With their amazing agility and sharp, pointed bills, goldfinches specialise on the tiny seeds of tall herbaceous plants, particularly the thistle family. These grow in scattered clumps, and don’t provide enough food for a whole season, so goldfinches have to be very mobile and observant. Breeding pairs and, in winter, small flocks appropriately called ‘charms’, search over a wide area for any patches of thistles, teasels and other ‘weeds’. Few gardeners have the space for large thistles, but teasels are attractive, interesting and easy to grow. Although as biennials they do not produce seed until their second year. Roving goldfinches will spot any ripening teasels in your garden and pop down to check them out. They will also investigate other food sources nearby; if this happens to include feeders offering modern, thin-skinned black sunflower seed or sunflower hearts, they will readily adopt them. Their beaks are not strong enough to shell old-fashioned striped sunflower seeds.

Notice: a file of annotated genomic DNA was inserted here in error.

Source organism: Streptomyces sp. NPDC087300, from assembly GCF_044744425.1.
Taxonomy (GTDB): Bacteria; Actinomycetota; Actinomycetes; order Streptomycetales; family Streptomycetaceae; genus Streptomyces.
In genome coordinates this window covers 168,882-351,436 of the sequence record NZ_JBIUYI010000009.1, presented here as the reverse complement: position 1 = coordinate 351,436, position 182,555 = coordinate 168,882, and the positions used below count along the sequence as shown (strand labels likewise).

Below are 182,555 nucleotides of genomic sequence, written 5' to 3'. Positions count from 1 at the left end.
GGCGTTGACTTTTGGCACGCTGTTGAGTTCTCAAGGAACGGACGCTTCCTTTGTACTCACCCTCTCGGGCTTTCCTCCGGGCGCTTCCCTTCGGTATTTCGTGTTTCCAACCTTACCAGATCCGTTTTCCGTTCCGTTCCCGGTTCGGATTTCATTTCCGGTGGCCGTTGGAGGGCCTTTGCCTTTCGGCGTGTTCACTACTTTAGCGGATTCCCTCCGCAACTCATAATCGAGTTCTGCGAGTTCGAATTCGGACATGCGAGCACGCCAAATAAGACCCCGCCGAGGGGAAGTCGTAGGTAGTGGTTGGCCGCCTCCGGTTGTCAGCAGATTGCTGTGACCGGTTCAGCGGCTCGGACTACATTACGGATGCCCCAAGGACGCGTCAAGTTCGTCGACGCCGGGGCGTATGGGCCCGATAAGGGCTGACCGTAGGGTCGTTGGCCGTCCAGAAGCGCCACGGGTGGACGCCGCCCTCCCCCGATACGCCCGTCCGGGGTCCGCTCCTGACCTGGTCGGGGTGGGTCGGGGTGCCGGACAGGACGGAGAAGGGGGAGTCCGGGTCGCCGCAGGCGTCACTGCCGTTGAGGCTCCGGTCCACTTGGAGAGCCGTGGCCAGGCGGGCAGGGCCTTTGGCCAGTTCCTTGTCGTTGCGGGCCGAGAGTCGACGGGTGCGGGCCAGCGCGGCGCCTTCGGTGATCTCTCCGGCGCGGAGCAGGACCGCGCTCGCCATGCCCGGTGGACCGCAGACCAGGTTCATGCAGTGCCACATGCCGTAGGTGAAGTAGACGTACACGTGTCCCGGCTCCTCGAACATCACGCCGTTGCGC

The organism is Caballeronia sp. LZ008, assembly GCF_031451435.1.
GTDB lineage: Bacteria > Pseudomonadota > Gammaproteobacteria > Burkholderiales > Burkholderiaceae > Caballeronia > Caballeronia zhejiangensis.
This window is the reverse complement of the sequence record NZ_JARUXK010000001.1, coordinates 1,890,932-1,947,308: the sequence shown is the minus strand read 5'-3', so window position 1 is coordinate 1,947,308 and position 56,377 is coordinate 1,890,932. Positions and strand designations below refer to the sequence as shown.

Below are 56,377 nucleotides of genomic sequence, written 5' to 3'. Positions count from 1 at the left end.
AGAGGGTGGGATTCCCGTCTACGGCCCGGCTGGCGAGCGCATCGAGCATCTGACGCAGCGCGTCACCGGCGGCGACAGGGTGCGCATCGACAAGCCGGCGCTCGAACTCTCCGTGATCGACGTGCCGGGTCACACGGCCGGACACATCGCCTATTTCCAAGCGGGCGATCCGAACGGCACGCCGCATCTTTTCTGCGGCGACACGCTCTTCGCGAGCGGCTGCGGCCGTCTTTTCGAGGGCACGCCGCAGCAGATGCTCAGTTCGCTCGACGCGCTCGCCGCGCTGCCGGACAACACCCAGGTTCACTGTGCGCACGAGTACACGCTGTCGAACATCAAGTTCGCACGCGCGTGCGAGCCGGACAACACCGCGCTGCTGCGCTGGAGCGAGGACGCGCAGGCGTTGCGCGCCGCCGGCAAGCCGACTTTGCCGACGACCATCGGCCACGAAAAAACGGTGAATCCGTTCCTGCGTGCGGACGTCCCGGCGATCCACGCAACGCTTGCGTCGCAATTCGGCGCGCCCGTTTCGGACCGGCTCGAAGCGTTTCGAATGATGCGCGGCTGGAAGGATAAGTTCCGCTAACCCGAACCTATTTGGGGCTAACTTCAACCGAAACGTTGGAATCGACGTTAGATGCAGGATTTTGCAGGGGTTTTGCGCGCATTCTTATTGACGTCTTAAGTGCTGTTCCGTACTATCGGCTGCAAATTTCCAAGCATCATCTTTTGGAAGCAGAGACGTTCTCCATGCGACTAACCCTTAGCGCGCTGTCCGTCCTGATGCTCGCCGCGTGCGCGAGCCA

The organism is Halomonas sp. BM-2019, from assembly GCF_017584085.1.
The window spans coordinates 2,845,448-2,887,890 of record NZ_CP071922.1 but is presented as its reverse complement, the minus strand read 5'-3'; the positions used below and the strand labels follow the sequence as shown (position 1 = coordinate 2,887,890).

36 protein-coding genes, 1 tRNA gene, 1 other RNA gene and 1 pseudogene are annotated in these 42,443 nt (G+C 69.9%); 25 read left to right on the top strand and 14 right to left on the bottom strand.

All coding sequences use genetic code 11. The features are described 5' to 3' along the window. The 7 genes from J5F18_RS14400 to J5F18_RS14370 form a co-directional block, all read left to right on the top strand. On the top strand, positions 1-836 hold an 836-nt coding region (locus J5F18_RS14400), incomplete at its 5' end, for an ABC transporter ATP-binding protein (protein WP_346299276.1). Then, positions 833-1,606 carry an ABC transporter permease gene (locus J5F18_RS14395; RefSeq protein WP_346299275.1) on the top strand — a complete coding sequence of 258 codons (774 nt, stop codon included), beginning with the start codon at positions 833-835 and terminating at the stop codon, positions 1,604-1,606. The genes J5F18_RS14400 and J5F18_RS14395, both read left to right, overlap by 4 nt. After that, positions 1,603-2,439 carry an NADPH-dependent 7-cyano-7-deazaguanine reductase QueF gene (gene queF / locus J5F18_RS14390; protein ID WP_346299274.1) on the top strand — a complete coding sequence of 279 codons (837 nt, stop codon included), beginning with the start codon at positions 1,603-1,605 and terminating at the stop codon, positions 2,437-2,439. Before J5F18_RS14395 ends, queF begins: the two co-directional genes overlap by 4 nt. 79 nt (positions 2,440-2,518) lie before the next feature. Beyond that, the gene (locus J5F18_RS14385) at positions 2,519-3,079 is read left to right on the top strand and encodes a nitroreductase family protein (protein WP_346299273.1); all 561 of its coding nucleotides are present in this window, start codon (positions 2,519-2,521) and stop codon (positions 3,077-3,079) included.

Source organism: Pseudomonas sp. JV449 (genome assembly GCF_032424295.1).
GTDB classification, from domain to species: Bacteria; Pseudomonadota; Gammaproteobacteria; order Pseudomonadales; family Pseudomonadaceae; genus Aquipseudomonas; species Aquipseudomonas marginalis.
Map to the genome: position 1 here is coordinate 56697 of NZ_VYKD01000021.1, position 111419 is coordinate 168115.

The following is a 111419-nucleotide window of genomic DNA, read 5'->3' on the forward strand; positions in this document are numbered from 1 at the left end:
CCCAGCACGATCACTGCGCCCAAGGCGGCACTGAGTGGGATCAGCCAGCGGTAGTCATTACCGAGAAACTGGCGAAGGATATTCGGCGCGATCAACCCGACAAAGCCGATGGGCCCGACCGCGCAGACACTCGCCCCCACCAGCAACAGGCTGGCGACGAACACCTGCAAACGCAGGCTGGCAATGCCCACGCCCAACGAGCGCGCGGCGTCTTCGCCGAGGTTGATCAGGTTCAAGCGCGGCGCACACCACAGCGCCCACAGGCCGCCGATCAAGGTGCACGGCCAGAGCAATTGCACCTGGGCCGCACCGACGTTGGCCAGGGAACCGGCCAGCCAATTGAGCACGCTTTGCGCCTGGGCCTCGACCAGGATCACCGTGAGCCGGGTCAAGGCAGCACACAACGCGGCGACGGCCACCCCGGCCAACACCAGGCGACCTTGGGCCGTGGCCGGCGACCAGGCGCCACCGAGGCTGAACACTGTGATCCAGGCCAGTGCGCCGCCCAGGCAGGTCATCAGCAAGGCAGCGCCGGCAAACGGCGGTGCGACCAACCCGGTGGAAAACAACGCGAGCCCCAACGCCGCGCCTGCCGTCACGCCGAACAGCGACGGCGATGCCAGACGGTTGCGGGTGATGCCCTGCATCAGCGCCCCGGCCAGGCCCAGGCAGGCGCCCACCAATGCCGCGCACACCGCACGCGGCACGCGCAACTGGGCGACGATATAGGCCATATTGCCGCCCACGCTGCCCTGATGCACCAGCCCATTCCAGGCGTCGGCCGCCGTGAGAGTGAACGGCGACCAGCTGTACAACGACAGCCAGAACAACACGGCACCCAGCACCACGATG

Niger seed is also a good attractant; even when larger birds are monopolising the sunflower feeders, sharp-beaked goldfinches can exploit these tiny, rich seeds. Special niger seed feeders are also available from most garden centres.
If you cannot wait for your own teasel to grow, simply acquire some dry stems (with the landowner’s permission, of course) in late summer. Stick these in a plant pot (filled with pebbles, gravel, etc.) and if goldfinches are in the area, they will spot them. It’s fun and easy to repeatedly re-fill the teasel heads with niger seed. Just use a teaspoon or cut a corner off the bag and sprinkle, most of it will stay in the spikey teasel ‘brushes’ for the goldfinches to find on their next visit, and dunnocks will appreciate any on the ground.
Picture by Don Cuddon